Vet Reviewed

By The Farmer's Dog | March 18, 2024

Dogs are famous for their voracious appetites, and willingness to eat just about anything—even if that thing isn’t technically food. Consuming non-edible things routinely is a condition known as pica, and geophagia is a specific form of pica in which dogs compulsively eat dirt, soil, or clay. 

If your senior dog grabs some dirt once, or only occasionally, it’s probably nothing to worry about. It could be that they smelled something enticing, or gobbled down a mouthful while digging. However, if you notice that eating dirt becomes a regular habit, you should speak to your veterinarian as the behavior could indicate an underlying issue.  

Let’s take a look at why some senior dogs eat dirt, and what you can do to prevent it.

Why your dog shouldn’t eat dirt

First, to state something that may seem obvious, you should try to prevent your dog from eating dirt regularly. While some dog-care experts believe exposure to soil may be beneficial for a dog’s microbiome, the dirt you encounter on walks, in your backyard, or in parks has a good chance of being contaminated with pesticides, fertilizers, or other chemicals. Dirt can also harbor harmful parasites. Certain kinds of mulch that contain cocoa-bean shells are also toxic to dogs and may lead to vomiting, diarrhea, and even seizures. And if the soil contains any small rocks or sharp stick fragments, eating it can result in a throat obstruction, or a puncture to the mouth or stomach lining. Eating too much dirt can also cause constipation which can lead to impacted intestines—a condition that typically requires surgery. 

Causes of dirt-eating

For puppies, simple curiosity may drive geophagia. But if your older dog has turned to regularly eating dirt, there’s likely a behavioral or medical issue that you’ll need your vet’s help to unravel.  

An underlying health condition

It’s thought that some dogs may turn to eating clay or dirt seeking relief from stomach issues, in the same way that some dogs may eat grass. If your dog is showing any signs of upset stomach, like vomiting, diarrhea, or disinterest in their regular food that lasts longer than a day, be sure to see your vet right away. 

Anemia—a medical condition marked by low levels of hemoglobin or red blood cells —may lead dogs to seek out nutrients by eating dirt, since they may be unable to absorb enough minerals from food. There are a range of health issues that can cause anemia including blood loss from trauma or parasite infestation, autoimmune disease, cancer, kidney disease or Cushing’s disease, hypothyroidism, consumption of toxins, or nutritional deficiency. Signs of anemia include pale gums, lethargy, loss of appetite, and black stool. If you notice any of these things, whether or not in conjunction with dirt-eating, seek your vet’s help immediately.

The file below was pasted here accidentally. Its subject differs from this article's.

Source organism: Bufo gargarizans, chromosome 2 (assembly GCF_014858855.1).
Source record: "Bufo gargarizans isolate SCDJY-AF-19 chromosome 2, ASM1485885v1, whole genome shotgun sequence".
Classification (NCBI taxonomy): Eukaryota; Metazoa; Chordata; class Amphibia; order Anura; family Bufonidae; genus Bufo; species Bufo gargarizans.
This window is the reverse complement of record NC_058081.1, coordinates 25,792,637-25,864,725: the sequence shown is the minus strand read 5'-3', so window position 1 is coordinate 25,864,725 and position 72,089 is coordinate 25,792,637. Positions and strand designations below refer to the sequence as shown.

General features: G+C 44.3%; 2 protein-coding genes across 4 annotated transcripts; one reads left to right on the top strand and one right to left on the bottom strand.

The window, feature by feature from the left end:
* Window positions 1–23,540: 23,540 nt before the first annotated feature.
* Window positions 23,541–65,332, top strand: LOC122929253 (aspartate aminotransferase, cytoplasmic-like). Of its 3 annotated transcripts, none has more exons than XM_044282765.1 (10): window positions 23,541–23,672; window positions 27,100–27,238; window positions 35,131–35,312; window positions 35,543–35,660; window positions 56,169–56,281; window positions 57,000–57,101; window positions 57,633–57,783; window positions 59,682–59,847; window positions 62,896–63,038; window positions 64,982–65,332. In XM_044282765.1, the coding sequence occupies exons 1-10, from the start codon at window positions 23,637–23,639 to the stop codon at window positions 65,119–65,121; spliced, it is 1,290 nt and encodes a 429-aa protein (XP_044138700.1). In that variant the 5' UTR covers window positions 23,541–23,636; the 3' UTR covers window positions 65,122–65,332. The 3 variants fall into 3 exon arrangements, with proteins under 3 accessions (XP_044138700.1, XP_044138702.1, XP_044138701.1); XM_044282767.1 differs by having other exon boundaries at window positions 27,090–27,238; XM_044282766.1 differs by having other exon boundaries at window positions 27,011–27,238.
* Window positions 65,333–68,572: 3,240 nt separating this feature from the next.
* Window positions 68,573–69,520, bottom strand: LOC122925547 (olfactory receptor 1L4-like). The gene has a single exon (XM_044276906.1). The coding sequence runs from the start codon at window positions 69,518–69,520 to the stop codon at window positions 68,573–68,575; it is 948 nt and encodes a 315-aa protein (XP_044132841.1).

Nutritional deficiencies

Eating dirt regularly can indicate a mineral deficiency in your dog’s diet, or some other nutritional imbalance or deficiency. In some cases, the dog’s diet is fine, but essential minerals aren’t being absorbed due to a hormonal imbalance. Speak with your vet to find out whether any dietary changes should be made and to check for any abnormalities that may be driving this behavior.

Boredom or stress

If there isn’t an underlying health issue to blame, your older dog might be eating dirt or soil out of boredom or anxiety. A dog lacking physical and mental stimulation may start chewing on furniture, digging holes in the backyard, or compulsively eating dirt just to pass the time. 

If your dog is healthy, take steps to provide more exercise. Ensure they’re getting at least an hour a day of walking or other gentle physical activity. And don’t forget mental stimulation—it’s as  important as physical exercise. You can try interactive puzzle toys, 10-minute rounds of training, or nose games to keep your dog’s brain occupied and keep them from destructive behaviors. (Read more about how to provide your senior dog physical exercise and mental stimulation here). 

Don’t hesitate to reach out to a trainer to talk about other strategies for curbing behaviorally motivated dirt eating.

How to stop your older dog from eating dirt

In most instances, addressing a dog’s boredom or anxiety, treating an underlying health condition or switching their diet should resolve the geophagia. Meanwhile, make a point of distracting them anytime you catch them in the act—such as with a quick game of fetch, or going for a walk. Never punish or frighten them with a sharp verbal command. 

To prevent them from accessing dirt or soil in the park, keep them leashed, and at home, never leave them in the backyard unattended. Remove any potted plants at home, or place them well out of reach.

And if in doubt as to whether your dog’s geophagia is an occasional quirk or a real problem, err on the side of speaking to your veterinarian—they’ll get the real dirt on your dog’s behavior and work with you on a safe and effective solution.